Lending activities always carry numerous risks due to various reasons, such as borrowers failing to repay, repaying incompletely or late, or losing the ability to pay. To mitigate these risks, lenders often require borrowers to implement security measures such as pledges, mortgages, or third-party guarantees. Among these measures, mortgage is a commonly chosen option by lenders. To implement this measure, the parties must enter into a mortgage contract. In this article, TNTP will outline the key points that parties need to consider when entering into a mortgage contract.

1. Form of the mortgage contract

Article 319.1 of the 2015 Civil Code stipulates that “The mortgage contract takes effect from the time of conclusion, unless otherwise agreed or otherwise provided by law.” Thus, the above regulation implicitly confirms that the mortgage is only recognized if the parties enter into a mortgage contract. If the obligor fails to perform or improperly performs their obligations, the mortgagee has the right to handle the mortgaged asset.

In practice, the content regarding asset mortgage can be separately documented (commonly known as a mortgage contract) or recorded as clauses within the main contract (loan contract). However, for certain types of mortgaged assets, the law requires that the mortgage document be notarized, authenticated, and registered as a secured transaction, so parties usually prioritize creating a mortgage contract. For example, mortgage contracts for land use rights and assets attached to land must be notarized or authenticated.

2. Content of the mortgage contract

Law does not stipulate mandatory contents for a mortgage contract. Therefore, the parties will specify terms suitable to their circumstances and actual conditions. Basic terms that should be included in a mortgage contract are:

• Information of the mortgagor and mortgagee;
• Information on the mortgaged asset, such as type, quantity, and value;
• Information on the loan under the asset loan contract secured by the mortgagor;
• Rights and obligations of the parties;
• Liability for contract breaches;
• Dispute resolution methods;
• Mortgaged asset realisation;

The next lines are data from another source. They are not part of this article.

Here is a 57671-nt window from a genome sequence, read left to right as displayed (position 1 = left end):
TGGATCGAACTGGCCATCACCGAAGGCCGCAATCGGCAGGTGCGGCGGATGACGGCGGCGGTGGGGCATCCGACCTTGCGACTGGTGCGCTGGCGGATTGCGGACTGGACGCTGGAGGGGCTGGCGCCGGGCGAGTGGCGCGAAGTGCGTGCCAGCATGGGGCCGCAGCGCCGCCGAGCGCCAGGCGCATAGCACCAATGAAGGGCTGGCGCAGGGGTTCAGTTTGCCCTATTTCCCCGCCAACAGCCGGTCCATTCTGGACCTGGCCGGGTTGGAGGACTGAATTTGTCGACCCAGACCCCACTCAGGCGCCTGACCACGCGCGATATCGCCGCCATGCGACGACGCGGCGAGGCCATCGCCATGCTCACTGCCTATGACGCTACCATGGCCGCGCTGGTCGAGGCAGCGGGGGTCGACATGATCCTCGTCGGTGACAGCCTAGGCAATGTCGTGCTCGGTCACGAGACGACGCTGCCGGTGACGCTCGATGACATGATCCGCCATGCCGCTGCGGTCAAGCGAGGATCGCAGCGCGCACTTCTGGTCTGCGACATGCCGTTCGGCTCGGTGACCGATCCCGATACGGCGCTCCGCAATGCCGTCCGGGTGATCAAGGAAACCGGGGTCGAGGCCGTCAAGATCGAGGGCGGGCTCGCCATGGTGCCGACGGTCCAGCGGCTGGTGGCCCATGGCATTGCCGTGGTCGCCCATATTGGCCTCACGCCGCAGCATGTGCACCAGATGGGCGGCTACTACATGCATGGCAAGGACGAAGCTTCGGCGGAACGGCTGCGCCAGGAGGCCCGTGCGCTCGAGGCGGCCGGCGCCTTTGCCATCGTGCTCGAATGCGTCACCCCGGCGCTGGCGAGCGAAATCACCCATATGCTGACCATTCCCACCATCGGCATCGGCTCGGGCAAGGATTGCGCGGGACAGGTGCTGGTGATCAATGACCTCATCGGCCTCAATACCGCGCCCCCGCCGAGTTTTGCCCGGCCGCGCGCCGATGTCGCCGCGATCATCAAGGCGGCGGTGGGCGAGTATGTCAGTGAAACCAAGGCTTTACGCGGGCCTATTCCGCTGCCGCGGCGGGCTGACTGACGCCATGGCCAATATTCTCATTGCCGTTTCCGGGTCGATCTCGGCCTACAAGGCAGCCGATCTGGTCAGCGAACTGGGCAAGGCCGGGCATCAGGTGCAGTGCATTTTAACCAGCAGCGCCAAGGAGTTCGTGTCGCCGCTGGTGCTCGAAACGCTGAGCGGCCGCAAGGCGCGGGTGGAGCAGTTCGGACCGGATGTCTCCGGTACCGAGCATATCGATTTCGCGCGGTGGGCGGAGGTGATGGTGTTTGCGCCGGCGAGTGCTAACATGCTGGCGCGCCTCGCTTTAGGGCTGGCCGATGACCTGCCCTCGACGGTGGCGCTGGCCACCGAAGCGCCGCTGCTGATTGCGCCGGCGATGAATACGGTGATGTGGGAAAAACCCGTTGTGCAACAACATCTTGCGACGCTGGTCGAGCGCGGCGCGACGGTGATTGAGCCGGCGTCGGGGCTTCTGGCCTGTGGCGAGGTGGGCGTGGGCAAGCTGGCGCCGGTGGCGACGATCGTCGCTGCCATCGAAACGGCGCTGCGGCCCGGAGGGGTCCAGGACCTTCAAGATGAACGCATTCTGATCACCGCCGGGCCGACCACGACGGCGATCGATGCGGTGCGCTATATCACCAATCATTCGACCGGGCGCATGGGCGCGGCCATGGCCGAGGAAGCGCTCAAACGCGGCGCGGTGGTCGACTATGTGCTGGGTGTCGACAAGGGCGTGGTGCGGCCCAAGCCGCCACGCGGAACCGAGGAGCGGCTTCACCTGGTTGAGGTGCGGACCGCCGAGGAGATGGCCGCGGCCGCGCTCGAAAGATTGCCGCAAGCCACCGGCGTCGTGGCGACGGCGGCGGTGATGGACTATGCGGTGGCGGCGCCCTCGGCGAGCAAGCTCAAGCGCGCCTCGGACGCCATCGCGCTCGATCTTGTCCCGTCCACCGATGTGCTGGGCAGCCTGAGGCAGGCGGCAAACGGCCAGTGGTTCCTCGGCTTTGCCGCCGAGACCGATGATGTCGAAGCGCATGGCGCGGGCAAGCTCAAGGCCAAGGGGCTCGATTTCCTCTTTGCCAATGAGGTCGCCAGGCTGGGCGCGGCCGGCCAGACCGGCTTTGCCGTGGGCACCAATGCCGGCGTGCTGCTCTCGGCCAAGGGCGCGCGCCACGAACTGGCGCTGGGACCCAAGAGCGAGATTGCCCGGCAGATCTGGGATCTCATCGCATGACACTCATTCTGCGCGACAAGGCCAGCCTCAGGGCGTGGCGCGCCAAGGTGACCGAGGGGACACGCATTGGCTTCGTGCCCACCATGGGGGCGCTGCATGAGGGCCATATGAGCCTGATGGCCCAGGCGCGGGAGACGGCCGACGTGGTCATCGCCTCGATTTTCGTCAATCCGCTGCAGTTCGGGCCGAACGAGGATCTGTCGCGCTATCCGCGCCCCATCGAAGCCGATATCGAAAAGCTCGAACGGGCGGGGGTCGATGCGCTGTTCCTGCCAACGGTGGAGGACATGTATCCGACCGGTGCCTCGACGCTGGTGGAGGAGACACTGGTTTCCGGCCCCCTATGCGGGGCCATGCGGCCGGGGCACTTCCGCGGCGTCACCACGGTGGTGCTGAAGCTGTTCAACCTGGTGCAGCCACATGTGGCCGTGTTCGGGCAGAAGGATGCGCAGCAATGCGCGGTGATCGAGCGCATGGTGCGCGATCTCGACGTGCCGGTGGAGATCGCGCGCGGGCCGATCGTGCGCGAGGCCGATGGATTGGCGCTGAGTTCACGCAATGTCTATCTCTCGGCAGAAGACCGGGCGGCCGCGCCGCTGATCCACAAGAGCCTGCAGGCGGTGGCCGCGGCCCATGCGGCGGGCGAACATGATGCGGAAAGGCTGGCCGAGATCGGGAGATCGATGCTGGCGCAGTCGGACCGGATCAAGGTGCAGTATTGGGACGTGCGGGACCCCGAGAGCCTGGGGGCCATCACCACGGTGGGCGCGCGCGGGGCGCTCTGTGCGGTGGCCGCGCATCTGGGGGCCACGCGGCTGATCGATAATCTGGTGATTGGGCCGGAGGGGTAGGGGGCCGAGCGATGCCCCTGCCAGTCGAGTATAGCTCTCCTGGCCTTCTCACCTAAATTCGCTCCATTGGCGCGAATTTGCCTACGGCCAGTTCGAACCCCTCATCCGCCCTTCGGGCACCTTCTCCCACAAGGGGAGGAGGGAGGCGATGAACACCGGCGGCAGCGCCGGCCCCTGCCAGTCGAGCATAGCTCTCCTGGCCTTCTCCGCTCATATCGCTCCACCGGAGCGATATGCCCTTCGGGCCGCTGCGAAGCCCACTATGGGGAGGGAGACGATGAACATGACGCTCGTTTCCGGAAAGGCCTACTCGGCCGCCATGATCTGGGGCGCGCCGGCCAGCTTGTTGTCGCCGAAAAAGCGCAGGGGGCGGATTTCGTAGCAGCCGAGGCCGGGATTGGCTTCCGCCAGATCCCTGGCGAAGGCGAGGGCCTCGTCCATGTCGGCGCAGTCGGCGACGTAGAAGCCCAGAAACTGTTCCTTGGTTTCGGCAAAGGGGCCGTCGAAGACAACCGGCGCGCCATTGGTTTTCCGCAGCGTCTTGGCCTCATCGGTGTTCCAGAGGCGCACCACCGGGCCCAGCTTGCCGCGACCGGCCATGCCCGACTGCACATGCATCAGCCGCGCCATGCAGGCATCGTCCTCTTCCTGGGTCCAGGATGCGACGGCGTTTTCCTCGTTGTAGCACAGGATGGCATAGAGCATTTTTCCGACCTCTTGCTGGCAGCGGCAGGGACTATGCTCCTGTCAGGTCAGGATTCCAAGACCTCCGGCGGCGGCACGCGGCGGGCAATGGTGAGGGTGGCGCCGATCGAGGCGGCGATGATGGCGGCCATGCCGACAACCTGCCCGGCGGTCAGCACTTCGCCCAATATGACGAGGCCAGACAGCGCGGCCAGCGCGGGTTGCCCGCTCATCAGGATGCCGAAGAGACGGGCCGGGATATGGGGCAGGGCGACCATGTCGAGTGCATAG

• Cases of contract termination and legal consequences;
• Contract validity, etc.

3. Effectiveness of the mortgage contract and its effectiveness against third parties

Based on Article 319.1 of the 2015 Civil Code and Article 22 of Decree 21/2021/ND-CP, the mortgage contract takes effect from the time of conclusion, unless otherwise agreed or law stipulates otherwise, such as provisions on notarization and authentication. The ineffectiveness of the mortgage against third parties does not alter or terminate the validity of the mortgage contract.

Accordingly, the mortgage measure only takes effect against third parties if the mortgage contract has legal effect. The time of effectiveness against third parties is the time of registration. Decree 99/2022/ND-CP stipulates cases that must be registered and cases registered upon request. Cases that require registration include mortgage of land use rights, mortgage of residential houses, and assets attached to land in cases where ownership rights are certified on the Certificate of ownership, mortgage of aircraft, mortgage of ships, etc. For other types of assets, the parties have the right to agree on whether to register the mortgage measure.

The mortgage contract will cease to be effective upon the occurrence of events such as (i) The obligation secured by the mortgage terminates; (ii) The mortgage is canceled or replaced by another security measure; (iii) The mortgaged asset has been realized; and (iv) Other cases as agreed by the parties.

The above article on “Key considerations when entering into a mortgage contract” is presented by TNTP. Should readers have any issues to discuss with TNTP, please contact us for timely support.

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